Future Archives Policy: An opportunity not to be missed

The publicity blurb which accompanies the launch of Archives for the 21st century, a new consultation paper on the future of archives in England and Wales, says: 'In recent years the information world has changed beyond recognition and the creation and use of information have been revolutionised. People now expect information to be accessible online at all times and archives need to keep up with this pace of change'. As well as setting a Government supported vision of local archive services, the paper also aims to encourage anyone with an interest in the future of local and national publicly funded archives to have their say about what happens during the coming decades, if they want to 'ensure their continued survival'. Perhaps this quote from The National Archives website tells you just how serious the challenges facing our archives are and why local historians and their organisations should read the draft policy paper and then respond with their comments and suggestions.

Patsy Shaw handing over the records of Lenton Primary School to Nottinghamshire Archives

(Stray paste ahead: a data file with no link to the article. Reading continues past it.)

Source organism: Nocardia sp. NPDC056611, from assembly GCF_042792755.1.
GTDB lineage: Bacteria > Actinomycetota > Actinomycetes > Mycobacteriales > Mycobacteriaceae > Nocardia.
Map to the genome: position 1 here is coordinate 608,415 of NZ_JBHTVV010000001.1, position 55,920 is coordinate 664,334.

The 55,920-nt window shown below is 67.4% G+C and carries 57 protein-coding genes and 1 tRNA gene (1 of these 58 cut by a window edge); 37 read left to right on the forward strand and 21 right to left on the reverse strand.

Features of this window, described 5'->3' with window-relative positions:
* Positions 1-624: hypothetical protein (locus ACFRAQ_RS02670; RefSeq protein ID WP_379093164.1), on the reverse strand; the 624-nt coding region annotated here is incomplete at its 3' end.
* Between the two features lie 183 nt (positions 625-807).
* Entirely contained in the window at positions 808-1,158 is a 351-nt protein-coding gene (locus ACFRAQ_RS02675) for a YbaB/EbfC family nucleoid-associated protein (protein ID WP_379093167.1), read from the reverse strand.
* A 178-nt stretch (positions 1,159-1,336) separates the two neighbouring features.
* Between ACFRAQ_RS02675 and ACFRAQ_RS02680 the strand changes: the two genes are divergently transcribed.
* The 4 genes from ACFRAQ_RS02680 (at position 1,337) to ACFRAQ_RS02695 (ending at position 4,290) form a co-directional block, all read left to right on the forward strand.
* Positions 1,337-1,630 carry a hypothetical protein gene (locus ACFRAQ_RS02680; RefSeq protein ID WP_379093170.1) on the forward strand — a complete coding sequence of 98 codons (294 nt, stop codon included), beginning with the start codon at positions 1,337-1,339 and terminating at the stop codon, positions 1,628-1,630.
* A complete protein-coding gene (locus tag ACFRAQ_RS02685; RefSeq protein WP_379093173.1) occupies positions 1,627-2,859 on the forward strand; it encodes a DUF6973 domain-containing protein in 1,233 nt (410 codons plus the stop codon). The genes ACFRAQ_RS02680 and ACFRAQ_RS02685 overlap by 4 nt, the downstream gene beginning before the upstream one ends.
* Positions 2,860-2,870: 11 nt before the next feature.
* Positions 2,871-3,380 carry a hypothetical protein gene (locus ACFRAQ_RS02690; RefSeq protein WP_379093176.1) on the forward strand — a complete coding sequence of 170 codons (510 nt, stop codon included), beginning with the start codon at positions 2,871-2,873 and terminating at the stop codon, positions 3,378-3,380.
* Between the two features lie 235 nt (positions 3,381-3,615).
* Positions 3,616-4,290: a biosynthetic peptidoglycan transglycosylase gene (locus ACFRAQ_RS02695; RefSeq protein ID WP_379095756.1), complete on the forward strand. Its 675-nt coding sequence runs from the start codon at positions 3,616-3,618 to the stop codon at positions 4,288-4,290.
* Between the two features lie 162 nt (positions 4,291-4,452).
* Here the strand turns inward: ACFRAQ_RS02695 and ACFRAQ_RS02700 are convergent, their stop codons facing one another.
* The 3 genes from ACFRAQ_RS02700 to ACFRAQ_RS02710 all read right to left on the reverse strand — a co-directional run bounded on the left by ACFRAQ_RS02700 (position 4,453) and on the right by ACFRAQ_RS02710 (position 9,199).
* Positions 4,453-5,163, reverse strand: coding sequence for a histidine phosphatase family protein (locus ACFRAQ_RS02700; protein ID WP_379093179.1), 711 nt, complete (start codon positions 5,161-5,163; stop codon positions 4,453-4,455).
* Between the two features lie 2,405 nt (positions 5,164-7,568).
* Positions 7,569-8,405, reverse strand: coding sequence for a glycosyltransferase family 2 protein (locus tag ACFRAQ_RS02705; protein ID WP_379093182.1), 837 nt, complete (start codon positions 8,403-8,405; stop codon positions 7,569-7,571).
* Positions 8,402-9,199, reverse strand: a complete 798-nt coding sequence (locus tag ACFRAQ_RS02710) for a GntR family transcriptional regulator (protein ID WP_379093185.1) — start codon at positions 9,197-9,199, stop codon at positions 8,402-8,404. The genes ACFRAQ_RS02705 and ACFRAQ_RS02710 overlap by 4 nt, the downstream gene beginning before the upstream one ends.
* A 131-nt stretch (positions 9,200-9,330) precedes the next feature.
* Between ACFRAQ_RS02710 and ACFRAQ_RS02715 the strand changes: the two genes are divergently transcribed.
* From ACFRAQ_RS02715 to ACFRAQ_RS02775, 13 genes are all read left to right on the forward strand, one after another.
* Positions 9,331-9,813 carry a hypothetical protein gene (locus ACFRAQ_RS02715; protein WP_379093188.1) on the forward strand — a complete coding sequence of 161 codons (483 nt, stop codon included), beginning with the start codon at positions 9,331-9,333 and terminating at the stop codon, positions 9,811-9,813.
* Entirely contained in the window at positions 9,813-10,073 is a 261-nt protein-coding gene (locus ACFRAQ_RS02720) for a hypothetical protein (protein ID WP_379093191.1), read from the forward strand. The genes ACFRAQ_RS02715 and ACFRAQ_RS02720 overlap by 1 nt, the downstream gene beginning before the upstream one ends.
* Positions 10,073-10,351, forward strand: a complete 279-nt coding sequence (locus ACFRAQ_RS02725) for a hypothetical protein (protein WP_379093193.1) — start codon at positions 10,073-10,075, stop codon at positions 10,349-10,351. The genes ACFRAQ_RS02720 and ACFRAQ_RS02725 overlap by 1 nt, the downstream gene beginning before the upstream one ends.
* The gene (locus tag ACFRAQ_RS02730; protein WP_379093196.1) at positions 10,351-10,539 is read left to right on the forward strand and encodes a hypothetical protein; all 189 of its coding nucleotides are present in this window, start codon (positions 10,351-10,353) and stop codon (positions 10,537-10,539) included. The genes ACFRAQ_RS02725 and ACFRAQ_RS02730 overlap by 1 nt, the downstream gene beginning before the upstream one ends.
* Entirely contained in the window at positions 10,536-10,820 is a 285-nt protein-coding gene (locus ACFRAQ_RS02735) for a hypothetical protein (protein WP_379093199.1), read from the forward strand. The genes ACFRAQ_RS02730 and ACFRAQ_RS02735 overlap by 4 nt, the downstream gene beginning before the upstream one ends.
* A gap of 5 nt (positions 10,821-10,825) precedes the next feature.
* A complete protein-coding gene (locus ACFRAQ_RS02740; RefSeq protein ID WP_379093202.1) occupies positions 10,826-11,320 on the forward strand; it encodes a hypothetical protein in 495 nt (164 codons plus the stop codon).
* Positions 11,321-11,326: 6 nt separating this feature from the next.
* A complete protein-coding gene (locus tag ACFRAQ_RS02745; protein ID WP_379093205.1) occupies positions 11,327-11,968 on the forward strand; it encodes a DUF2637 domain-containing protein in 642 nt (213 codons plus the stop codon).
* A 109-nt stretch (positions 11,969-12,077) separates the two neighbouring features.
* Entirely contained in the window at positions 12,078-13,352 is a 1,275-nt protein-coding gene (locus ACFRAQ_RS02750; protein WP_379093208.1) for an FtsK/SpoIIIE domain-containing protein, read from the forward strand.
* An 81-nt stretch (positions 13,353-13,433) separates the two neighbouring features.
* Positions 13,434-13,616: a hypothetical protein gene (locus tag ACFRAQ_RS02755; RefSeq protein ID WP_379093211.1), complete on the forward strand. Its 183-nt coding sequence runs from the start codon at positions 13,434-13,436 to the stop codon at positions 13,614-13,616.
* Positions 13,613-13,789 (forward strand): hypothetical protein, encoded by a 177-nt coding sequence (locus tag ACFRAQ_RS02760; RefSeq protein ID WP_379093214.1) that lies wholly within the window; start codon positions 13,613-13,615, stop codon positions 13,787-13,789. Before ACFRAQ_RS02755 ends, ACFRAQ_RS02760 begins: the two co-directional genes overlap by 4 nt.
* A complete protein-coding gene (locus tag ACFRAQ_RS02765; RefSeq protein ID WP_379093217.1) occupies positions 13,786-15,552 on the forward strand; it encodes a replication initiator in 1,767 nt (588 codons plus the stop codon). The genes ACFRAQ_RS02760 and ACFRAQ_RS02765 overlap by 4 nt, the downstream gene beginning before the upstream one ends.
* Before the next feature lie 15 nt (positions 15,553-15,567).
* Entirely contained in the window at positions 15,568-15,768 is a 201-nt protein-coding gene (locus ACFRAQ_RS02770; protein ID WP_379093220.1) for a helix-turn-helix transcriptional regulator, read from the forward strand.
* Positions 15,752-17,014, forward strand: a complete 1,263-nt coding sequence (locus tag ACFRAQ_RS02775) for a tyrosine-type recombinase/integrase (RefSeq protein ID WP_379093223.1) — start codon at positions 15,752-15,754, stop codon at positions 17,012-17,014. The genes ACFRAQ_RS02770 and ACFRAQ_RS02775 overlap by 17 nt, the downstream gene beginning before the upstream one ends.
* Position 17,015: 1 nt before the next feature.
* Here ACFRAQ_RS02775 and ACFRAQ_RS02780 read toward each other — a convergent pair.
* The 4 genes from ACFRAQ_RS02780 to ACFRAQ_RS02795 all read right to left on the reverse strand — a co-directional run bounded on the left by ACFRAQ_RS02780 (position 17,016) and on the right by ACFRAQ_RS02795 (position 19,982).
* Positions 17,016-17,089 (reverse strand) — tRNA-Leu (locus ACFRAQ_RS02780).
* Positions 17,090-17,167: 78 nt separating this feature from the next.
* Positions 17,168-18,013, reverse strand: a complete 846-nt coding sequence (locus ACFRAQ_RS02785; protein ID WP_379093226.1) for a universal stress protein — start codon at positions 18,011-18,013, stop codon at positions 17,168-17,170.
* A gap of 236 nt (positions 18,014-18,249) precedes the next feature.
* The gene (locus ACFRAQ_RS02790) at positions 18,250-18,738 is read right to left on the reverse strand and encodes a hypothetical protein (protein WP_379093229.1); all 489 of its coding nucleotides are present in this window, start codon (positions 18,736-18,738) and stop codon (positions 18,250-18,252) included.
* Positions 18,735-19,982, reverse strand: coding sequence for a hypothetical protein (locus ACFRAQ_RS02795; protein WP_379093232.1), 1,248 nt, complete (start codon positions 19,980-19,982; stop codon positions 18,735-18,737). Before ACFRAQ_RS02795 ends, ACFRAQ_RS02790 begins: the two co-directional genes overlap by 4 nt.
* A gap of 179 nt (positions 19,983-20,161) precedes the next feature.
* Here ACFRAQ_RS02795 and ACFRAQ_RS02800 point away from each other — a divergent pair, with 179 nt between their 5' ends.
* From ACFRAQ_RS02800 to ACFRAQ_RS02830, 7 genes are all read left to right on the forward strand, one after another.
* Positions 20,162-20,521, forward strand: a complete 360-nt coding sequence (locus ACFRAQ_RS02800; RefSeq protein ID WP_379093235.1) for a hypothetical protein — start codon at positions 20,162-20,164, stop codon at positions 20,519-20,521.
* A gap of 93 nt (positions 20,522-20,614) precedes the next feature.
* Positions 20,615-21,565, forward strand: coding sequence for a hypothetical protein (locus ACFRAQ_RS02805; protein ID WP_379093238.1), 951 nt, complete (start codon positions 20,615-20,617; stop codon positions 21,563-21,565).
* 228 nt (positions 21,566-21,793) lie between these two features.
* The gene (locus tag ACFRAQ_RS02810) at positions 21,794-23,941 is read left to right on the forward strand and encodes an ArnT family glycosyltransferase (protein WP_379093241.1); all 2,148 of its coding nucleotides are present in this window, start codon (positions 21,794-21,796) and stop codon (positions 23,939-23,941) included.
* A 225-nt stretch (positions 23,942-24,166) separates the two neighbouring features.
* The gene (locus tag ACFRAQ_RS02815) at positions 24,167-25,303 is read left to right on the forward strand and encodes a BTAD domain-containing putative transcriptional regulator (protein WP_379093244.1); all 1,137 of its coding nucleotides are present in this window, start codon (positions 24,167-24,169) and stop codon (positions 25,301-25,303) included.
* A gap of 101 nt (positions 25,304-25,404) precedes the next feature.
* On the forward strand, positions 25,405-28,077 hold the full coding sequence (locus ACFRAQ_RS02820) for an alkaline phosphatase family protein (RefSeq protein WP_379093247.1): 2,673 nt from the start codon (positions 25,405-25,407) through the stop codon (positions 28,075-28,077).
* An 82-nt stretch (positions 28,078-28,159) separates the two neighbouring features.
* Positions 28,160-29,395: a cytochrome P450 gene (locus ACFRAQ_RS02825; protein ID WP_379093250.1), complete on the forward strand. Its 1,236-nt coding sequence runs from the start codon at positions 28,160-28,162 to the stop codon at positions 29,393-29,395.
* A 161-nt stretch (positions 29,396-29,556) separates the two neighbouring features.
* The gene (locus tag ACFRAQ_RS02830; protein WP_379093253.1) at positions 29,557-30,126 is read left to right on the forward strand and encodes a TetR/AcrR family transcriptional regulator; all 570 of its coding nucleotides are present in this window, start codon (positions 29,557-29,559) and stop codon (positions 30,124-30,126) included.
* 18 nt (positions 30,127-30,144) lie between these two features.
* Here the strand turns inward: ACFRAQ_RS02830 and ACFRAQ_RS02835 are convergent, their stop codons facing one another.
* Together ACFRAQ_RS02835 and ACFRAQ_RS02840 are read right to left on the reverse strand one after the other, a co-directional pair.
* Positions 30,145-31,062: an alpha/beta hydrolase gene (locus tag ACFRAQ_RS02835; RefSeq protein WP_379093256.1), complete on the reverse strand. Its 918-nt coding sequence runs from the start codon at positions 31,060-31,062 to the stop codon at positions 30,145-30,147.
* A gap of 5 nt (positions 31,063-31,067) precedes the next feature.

Among the many new accessions at Nottinghamshire Archives in 2008, were records and log books from Lenton Primary School, Nottingham, 1907–2007. On the right is Patsy Shaw, long-time Chair of the school's governors, handing boxes over to Barbara Sharp, Senior Archivist, at the back door to Nottinghamshire Archives.

The twenty page paper is well presented and easy to read, with five main sections, each devoted to a particular aspect of archives provision: 'The archives world today'; 'The true potential of publicly funded archives'; 'What is stopping publicly funded archives from reaching their potential?'; 'How do we achieve the vision?' and 'What needs to be done? Anyone who remembers reading Government Policy on Archives and Archives at the Millennium, both published ten years ago in 1999 (see LHM Nos. 76 & 77), will almost certainly experience a sense of déjà vu when reading Archives for the 21st century.

The conclusions of this latest archives consultation paper are much the same, except the case for 'fewer, bigger, better archive services' argument ten years ago was linked, in part, to the regionalisation agenda — which died a death at the hands of North East England voters in 2004. Now the argument is that regional services will be more efficient and it could mean 'two local authority services combining to provide a more effective service on one site'. I can see the case for this when it comes to preservation and conservation units, but when it comes to user access, the proposal is bad, bad, bad.